Unit 2#1 Literary Terms

Stereo type
Conventional character, plot, or setting—predictable. Example: used car salesman with slicked back hair and plaid jacket. Example: “the butler did it” murder mystery

Anastrophe
Inverted word order for emphasis, rhyme, or rhythm. Example: “Wrecked is the ship of pearl…” ~Oliver Wendell Holmes, “The Chambered Nautilus”

Synecdoche
Figurative language in which a part is used for the whole or the whole is used for a part. Example: “the dying year” used for “autumn”. Example: “Wall Street” used for the “money market” or the “financial affairs of the entire United States”

Rhythm
Arrangement of stressed and unstressed syllables in poetry. Example: iambic pentameter

Irony
The term used to describe a contrast between what appears to be and what really is

Verbal irony
When a character says one thing but means something else

Irony of situation
An occurrence that is different from what is expected

Dramatic irony
When there is a contradiction between what a character thinks and what the audience knows to be true

Understatement
A fact is expressed less emphatically than it could be

Characterization
Method used to describe characters by revealing physical traits and personality

Alliteration
Repetition of initial consonant sounds. Example: “The road was a ribbon of moonlight…” ~Alfred Noyes, “The Highwayman” Example: The river rose rapidly with a roaring sound. ~Tongue Twister

Assonance
Repetition of similar vowel sounds followed by different consonant sounds. Example: made/mail

Consonance
Repetition of consonant sounds preceded by different vowel sounds. Example: bear/more—letter/mutter—frail/feel

Onomatopoeia
Words whose sounds imitate the natural wounds of an object or animal. Example: hiss/mew

Classicism
A movement or tendency in art, literature, and music reflecting the principles manifested in the art of the ancient Greece and Rome. Classicism emphasizes the traditional and the universal, placing value on reason, clarity, balance, order. Example: Declaration of Independence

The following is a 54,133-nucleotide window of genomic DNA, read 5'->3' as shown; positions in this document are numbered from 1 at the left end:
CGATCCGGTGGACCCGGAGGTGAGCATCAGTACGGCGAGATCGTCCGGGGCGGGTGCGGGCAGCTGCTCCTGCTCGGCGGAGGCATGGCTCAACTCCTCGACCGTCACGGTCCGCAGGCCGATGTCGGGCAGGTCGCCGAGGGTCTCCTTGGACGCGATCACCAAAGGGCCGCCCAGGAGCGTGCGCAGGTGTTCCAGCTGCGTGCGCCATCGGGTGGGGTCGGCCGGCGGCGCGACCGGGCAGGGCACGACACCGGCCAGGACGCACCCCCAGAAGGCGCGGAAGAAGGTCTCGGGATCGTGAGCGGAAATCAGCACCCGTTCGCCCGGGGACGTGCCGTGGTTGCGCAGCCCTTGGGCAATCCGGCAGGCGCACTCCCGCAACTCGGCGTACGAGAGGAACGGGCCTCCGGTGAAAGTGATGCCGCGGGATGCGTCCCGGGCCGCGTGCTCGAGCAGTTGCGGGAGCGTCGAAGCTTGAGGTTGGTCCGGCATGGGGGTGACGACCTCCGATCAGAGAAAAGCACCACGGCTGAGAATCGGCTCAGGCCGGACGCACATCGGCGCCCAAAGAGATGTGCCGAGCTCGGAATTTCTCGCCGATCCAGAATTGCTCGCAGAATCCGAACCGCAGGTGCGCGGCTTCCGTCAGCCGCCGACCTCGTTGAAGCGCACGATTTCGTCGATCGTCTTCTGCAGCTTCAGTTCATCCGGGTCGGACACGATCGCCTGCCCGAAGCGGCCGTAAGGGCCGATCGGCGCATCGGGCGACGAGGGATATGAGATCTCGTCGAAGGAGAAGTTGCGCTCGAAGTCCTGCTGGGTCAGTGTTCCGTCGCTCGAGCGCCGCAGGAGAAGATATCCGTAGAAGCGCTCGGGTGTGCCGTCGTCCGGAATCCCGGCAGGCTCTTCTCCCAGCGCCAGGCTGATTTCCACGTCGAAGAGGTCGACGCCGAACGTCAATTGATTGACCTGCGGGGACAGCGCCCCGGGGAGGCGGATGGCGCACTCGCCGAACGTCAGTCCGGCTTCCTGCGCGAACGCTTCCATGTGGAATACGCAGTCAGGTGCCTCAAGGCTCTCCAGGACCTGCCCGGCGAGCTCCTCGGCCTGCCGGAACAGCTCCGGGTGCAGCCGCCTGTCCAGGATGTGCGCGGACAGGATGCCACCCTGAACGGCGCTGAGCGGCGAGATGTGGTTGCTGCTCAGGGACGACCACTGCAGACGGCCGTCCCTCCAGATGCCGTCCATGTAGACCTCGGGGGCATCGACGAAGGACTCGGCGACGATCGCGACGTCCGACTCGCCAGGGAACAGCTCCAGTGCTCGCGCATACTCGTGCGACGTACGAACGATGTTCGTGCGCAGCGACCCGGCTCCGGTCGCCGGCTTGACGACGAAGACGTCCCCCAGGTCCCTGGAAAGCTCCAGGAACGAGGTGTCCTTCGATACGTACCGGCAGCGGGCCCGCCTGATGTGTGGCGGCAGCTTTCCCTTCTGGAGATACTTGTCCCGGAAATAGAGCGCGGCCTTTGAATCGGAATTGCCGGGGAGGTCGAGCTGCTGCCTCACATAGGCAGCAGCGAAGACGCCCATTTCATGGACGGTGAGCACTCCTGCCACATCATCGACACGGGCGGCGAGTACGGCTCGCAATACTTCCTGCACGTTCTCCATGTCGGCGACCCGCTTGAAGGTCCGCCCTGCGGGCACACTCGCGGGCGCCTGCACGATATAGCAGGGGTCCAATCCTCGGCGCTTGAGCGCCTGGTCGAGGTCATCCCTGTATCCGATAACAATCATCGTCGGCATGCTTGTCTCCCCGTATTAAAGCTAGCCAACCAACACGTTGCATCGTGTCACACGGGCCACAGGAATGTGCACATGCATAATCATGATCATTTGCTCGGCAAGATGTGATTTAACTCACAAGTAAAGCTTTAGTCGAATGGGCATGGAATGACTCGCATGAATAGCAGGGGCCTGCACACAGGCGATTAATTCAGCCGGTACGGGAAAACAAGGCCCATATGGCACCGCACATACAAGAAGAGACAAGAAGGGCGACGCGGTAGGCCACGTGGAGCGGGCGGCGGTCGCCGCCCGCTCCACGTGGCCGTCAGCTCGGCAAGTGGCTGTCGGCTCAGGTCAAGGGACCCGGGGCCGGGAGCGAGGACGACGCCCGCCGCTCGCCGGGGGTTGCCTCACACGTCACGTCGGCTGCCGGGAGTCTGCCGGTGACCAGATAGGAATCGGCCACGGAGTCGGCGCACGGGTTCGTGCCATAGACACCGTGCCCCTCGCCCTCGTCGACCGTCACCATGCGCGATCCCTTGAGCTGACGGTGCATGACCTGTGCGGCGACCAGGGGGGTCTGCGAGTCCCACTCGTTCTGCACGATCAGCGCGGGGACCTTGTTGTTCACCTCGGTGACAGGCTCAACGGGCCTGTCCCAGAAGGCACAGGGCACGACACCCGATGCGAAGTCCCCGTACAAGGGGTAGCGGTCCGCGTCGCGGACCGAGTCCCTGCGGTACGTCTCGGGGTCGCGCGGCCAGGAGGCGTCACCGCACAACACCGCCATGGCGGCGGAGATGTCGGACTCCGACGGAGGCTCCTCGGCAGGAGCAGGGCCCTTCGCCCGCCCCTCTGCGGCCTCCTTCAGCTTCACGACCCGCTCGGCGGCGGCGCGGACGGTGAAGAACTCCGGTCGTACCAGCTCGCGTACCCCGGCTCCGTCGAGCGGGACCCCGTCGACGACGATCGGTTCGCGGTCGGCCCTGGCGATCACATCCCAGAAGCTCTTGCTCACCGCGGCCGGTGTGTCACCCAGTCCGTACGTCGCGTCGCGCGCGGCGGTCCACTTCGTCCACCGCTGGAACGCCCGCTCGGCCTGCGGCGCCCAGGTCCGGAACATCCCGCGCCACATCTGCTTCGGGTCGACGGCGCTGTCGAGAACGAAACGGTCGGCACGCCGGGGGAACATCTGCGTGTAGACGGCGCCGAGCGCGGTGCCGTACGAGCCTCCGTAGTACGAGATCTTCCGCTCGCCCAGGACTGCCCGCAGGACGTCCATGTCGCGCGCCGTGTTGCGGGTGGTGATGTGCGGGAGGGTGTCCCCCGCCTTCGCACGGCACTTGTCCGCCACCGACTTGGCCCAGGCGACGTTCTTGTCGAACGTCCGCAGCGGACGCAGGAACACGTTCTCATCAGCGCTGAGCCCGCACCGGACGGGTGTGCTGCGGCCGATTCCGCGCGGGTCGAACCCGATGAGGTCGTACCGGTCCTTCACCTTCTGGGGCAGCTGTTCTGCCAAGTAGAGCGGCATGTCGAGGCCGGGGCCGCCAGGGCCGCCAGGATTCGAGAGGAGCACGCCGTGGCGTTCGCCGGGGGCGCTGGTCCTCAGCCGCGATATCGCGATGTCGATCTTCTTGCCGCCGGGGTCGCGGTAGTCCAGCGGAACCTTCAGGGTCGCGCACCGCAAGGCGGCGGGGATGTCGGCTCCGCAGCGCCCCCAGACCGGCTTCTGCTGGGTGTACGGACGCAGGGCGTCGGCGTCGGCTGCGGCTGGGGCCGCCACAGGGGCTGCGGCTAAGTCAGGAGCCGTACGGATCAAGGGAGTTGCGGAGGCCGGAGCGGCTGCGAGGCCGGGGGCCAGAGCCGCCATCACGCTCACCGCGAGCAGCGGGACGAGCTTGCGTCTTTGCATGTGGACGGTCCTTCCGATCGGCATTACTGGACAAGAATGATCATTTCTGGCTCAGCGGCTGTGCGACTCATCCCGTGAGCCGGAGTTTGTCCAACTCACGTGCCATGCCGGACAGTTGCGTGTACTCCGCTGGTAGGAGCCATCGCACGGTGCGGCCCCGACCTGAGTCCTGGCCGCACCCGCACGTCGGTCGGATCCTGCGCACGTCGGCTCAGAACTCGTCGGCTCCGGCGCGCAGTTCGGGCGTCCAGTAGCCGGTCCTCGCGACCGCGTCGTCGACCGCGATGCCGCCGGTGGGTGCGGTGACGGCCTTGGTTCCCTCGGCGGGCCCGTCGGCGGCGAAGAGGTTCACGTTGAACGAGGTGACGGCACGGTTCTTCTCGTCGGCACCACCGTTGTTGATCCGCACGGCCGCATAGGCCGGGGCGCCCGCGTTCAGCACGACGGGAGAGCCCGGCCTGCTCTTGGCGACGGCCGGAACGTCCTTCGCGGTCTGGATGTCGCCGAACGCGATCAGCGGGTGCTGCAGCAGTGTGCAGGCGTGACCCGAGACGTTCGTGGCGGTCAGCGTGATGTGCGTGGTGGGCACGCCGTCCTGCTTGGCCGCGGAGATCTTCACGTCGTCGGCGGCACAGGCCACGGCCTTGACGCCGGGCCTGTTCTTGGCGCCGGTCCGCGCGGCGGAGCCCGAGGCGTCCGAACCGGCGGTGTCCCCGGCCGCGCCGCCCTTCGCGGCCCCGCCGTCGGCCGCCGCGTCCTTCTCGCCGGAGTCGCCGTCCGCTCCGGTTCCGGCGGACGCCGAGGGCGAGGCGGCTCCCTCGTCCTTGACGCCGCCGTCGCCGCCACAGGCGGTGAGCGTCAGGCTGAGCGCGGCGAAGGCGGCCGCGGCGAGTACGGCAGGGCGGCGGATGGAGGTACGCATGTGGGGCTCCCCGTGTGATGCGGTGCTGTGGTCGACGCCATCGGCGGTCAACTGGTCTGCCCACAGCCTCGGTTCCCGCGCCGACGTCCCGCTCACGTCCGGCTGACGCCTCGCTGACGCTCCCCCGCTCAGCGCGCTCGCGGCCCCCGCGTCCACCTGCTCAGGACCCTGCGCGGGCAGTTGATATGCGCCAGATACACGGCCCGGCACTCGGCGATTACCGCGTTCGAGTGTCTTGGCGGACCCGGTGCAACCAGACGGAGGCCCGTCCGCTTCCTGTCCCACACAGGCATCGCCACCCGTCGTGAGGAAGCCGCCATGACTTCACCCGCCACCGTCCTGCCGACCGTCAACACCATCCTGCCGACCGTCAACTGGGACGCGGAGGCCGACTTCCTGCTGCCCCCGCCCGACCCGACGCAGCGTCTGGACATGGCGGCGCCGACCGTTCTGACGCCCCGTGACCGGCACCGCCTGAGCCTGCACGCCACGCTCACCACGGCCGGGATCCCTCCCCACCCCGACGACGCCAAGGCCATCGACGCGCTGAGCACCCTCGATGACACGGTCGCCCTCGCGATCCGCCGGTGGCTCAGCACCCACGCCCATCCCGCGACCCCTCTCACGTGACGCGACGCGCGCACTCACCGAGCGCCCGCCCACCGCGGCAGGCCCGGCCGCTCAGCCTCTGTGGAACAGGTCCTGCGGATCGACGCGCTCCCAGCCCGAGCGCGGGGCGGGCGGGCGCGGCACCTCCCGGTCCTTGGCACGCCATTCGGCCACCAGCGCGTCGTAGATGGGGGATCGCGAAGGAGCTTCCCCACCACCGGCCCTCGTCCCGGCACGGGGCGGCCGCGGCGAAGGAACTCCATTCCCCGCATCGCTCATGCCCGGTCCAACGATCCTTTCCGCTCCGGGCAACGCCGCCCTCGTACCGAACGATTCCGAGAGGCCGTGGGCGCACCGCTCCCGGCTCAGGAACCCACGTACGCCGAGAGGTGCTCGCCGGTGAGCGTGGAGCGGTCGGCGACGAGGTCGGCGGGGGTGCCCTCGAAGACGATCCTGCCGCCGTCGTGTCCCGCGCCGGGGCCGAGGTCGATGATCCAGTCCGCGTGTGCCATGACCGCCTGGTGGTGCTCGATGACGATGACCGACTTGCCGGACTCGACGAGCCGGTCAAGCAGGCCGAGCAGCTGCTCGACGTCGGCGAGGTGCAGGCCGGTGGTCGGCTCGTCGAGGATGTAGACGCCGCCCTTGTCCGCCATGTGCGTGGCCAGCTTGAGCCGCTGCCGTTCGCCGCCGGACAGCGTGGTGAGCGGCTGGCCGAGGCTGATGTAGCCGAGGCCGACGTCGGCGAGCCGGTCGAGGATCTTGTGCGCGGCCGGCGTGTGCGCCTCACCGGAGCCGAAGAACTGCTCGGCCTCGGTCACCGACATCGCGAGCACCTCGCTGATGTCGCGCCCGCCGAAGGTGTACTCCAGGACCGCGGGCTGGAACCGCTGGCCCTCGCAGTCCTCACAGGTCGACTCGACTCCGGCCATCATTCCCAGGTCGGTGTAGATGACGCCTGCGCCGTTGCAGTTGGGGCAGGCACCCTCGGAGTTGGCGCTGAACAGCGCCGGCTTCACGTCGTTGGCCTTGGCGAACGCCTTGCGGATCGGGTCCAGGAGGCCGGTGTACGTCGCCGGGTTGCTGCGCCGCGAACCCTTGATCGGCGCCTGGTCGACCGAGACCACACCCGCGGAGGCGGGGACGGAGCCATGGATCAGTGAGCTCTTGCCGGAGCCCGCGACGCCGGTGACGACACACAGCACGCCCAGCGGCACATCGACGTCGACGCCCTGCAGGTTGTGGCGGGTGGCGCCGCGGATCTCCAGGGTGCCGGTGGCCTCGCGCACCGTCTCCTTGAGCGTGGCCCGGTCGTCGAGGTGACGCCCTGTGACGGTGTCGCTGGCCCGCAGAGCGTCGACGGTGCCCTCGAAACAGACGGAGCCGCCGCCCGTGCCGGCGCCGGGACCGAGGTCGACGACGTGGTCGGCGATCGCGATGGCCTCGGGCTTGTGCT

Romanticism
A movement the flourished in literature, philosophy, music, and art in Western culture during most of the 19th century, beginning as a revolt against classicism. Romanticism essentially upholds feeling and the imagination over reason and fact. It favors the picturesque, the emotional, the exotic, and the mysterious. Example: lit that glorifies nature and upholds the notion that people are basically good and perfectible, as in the transcendentalism of Emerson and Thoreau. Example: lit that investigates the dark side of the human soul, as in stories of Poe

Blank verse
Verse written in unrhymed iambic pentameter. Example: William Cullen Bryant’s “Thanatopsis”

Free verse
Unrhymed verse that has either no metrical pattern or an irregular pattern. Example: Walt Whitman’s “Song of Myself”

Caesura
A break or pause in a line of poetry which contributes to the rhythm of the poem. Example: William Cullen Bryant’s “Thanatopsis”: “Go forth,// under the open sky,// and list…”

Internal rhyme
Rhyme that occurs within a line of poetry. Example: Poe’s “The Bells”: “To the rhyming and the chiming of the bells!…”

Allegory
A tale in prose or verse in which characters, actions, or settings represent abstract ideas or moral qualities—has two meanings, a literal meaning and a symbolic meaning. Example: Nathaniel Hawthorne’s “Dr. Heidegger’s Experiment” and “Young Goodman Brown” or Arthur Miller’s “The Crucible”

Symbol
Any object, person, place, or action that has a meaning in itself and that also stands for something larger than itself, such as a quality, an attitude, a belief, or a value. Example: a rose is a symbol of love or beauty

Figures of speech
A word or expression that is not meant to be interpreted in a literal sense (more than 200 types)

Hyperbole
A figure of speech using exaggeration, or overstatement for special effect. Example: Walt Whitman’s “Song of Myself”. Example: “… And a mouse is miracle enough to stagger sextillions of infidels…”

Metonymy
A figure of speech in which something very closely associated with a thing is used to stand for or suggest the thing itself. Example: “Three sails came into the harbor”

Oxymoron
A figure of speech that combines opposite or contradictory ideas. Example: “sweet sorrow”

Folklore
Traditional songs, myths, legends, fables, fairy tales, proverbs, and riddles, composed anonymously and either written or passed down orally

Conflict
A struggle between two opposing forces or characters in a short story, novel, play, or narrative poem

External conflict
Between two persons, between a person and society, between a person and nature. example: Jack London’s “To Build a Fire”

Internal conflict
Between two elements struggling for mastery within a person. Example: Bernard Malamud’s “The First Seven Years”

Personification
The representation of an inanimate object, animal, or idea as a human being by giving it human qualities. Example: The sun smiled on the earth